Sr. Liza: A Letter Home
This morning around 5:30 we were awoken by a strong tremor of 5.4 magnitude. Earthquakes are usually only declared when it is a 6.0 and above. We are all OK, no damage or injuries reported in the country. The epicenter was near the coast. Our little house on the hill held up quite well. Just our nerves were rattled a bit. I did not move from my bed. I’m a survivor of 3 earthquakes 7.0 and greater. How I managed to be at the right place at the right time beats me. But I can assure you once it hits a 7, there is little you can do but wait it out wherever you find yourself.
We seem to be getting into rhythm with some of the customs in town. San Sebastian is a small town. Aside from farming, there is not much to do. So neighbors, at the end of the day’s work, go visit others. Our place is a new favorite. To visit you always bring a little “something”. Maybe some homemade cheese, tamales, fresh tortillas, some fresh grown herbs, or other home grown product. Yesterday we had Fabian’s family over in the afternoon. Fabian is a good friend of the Salvatorian men. He works on a small plot of land that belongs to the Society (of the Divine Savior). In our beginning days here, we met his wife, 6 adult daughters, and I am not sure how many grandchildren, but we met them all. I believe his two adult sons are in the U.S. Yesterday, Fabian’s wife and all her daughters came over to visit. We made coffee and popcorn. We were completely out of bread!
This morning we had Mr. Demetrio over for a long morning visit. He is an older neighbor who lives nearby. He lost his mother about 20 days ago and has been quite sad over his loss. I’m glad he came today. He had come by yesterday morning and was not looking good. I was home alone making lunch. He did not want any coffee or anything to eat. He did allow me to give him a glass of water. He left soon after. But this morning he came by again with fresh potatoes, tamales and homemade cheese. He was looking much better and was happy to see the other two Sisters home with me. During the conversations I walked in to say hello. Sr. Yenfa pointed toward me and said, “Now she is a real Gringa.” Mr. Demetrio came over, put his arm around me and said, “No she is not, she is one of us, we are all the same here.” Sr. Yenfa had no idea what she had said or why Mr. Demetrio reacted. Sr. Yenfa looked at me puzzled and asked what Gringa meant in this area. I explained to Yenfa where the word Gringo actually came from, then she understood and Mr. Demetrio reminded us the word was never used in the region due to its negative connotation (otherwise Gringo or Gringa is used loosely in many Spanish-speaking countries without a problem). Mr. Demetrio stayed quite a while and told us many funny stories of his long lived life.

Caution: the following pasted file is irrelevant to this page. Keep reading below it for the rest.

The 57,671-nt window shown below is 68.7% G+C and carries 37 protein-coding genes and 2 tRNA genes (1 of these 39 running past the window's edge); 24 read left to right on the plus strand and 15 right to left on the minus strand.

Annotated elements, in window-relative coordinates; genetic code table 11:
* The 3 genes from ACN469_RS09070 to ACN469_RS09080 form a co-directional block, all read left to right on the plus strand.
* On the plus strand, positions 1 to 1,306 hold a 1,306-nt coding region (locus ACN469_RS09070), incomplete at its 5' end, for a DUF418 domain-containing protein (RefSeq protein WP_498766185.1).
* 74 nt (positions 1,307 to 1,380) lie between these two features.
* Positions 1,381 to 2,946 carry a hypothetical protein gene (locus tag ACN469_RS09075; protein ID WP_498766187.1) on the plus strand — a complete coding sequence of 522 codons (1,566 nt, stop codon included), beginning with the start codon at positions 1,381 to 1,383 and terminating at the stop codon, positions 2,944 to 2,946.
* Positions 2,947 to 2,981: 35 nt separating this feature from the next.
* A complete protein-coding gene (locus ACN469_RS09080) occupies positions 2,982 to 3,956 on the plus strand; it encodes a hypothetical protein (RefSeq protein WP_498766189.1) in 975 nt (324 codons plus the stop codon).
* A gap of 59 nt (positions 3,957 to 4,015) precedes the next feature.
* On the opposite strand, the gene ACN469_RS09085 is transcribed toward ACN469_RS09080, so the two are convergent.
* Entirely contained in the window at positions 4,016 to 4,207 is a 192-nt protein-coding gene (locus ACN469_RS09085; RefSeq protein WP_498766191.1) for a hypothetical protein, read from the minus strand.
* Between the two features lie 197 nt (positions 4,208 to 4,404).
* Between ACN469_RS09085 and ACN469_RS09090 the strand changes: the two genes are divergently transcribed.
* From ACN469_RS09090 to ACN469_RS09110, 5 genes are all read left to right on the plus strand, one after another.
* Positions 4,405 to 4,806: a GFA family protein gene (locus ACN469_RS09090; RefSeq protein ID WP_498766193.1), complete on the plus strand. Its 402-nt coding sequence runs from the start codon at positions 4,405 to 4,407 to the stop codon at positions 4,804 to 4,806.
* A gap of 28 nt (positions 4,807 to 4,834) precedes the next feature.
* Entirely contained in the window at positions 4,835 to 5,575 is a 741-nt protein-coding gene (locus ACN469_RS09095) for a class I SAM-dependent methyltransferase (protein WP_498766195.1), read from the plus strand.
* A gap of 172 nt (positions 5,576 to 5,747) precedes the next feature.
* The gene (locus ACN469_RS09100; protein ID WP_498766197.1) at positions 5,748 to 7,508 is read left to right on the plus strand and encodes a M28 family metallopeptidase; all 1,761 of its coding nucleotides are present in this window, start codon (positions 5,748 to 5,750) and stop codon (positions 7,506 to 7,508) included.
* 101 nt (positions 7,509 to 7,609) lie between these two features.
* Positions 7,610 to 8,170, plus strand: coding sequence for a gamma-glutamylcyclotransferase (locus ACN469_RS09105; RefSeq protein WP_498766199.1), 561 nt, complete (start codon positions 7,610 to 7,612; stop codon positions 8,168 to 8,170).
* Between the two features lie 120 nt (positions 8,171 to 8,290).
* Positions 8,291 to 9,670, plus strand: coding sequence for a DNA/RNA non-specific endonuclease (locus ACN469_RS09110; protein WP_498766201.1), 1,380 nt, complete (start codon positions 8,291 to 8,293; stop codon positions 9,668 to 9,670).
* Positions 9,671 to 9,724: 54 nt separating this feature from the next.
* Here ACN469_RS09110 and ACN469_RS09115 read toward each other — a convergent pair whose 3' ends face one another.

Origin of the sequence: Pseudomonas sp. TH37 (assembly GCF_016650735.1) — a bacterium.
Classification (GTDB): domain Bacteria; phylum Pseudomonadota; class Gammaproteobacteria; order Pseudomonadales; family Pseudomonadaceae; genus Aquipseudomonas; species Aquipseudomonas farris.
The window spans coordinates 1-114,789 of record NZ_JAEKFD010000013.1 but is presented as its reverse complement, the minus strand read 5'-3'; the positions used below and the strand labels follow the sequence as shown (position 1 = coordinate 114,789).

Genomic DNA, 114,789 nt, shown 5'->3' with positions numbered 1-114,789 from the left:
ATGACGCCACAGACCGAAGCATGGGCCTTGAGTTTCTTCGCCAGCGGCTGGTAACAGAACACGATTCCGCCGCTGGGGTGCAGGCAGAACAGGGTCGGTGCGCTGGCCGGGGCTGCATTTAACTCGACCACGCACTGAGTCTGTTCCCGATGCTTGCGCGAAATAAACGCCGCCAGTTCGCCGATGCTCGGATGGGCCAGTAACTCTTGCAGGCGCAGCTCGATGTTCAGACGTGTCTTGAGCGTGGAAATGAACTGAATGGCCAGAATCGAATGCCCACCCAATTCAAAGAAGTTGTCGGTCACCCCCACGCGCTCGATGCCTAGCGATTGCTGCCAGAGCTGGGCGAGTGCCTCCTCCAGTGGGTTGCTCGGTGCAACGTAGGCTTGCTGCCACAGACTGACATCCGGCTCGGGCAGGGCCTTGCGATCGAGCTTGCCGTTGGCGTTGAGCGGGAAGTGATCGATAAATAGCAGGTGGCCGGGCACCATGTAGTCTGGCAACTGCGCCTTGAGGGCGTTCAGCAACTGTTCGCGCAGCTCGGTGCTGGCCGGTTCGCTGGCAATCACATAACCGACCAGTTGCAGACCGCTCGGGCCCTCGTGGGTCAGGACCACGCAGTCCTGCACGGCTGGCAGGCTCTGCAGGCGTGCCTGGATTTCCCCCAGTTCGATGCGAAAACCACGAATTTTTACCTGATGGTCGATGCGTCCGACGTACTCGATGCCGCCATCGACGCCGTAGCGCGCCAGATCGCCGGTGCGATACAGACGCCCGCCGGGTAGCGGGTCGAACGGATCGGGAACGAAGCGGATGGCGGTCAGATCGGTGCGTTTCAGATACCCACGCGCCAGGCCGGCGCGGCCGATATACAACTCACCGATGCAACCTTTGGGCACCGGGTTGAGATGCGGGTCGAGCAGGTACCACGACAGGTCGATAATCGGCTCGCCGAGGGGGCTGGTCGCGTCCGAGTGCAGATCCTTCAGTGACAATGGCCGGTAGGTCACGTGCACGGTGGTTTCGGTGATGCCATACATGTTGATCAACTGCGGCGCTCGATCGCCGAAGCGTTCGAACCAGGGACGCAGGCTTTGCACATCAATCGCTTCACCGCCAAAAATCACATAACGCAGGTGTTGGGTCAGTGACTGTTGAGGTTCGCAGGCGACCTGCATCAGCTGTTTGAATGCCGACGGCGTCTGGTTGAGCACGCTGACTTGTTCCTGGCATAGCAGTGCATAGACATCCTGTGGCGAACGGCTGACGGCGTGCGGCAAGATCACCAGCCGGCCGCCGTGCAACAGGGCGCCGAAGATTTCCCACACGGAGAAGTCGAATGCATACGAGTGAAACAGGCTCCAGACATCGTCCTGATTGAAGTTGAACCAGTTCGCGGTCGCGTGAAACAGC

The 3 of us who are home right now, Sisters Yenfa, Jovelina and myself (Sr. Vera is in Brazil visiting her ill father), joined all of the Society and Lay Salvatorians for the 8th of December celebrations. We attended the Catholic Church in the nearby village of Cerezos. It was also their feast day. The responsibility of the choir was quickly taken over by SDS Lay, the Society members and Sr. Yenfa who plays the guitar. Fathers Fernando and Lorenzo from the Spanish Vicariate concelebrated with Father Santi. Sister Jovelina and I sat with the large group of Lay Salvatorians. After the homily, there were several baptisms. After that, each SDS group went up front and renewed their vows or promises. It was quite the testimony. The people were very impressed and honored to share the special moment with such a large group of SDS. After the Mass, there was a big lunch for everyone, cooked by the people in their small village hall. We had tamales, chicken, rice and tortillas. Everyone ate, and shared conversation and laughs together. Later in the evening we joined the Lay Salvatorians at a special dinner and meeting they had with Fathers Fernando and Lorenzo at the Salvatorian house “down” the hill from us.
Christmas is just around the corner. Posadas have been planned all around town, but otherwise things are quiet. The financial part of Christmas is hard here because of the very visible poverty. There are no blinking lights on the houses, or big sale signs in the few store windows, no people rushing around with packages as we see in the U.S. So, through my eyes, Christmas looks pretty low key. The big focus has been the Posadas and the Mass on Christmas day. We will be getting together at our little house with Fr. Santi and Mariangeles on Christmas Eve for dinner and prayer.
Until next time, I wish everyone a very prayerful, peace-filled Christmas and New Years.
Sr. Liza Segleau, SDS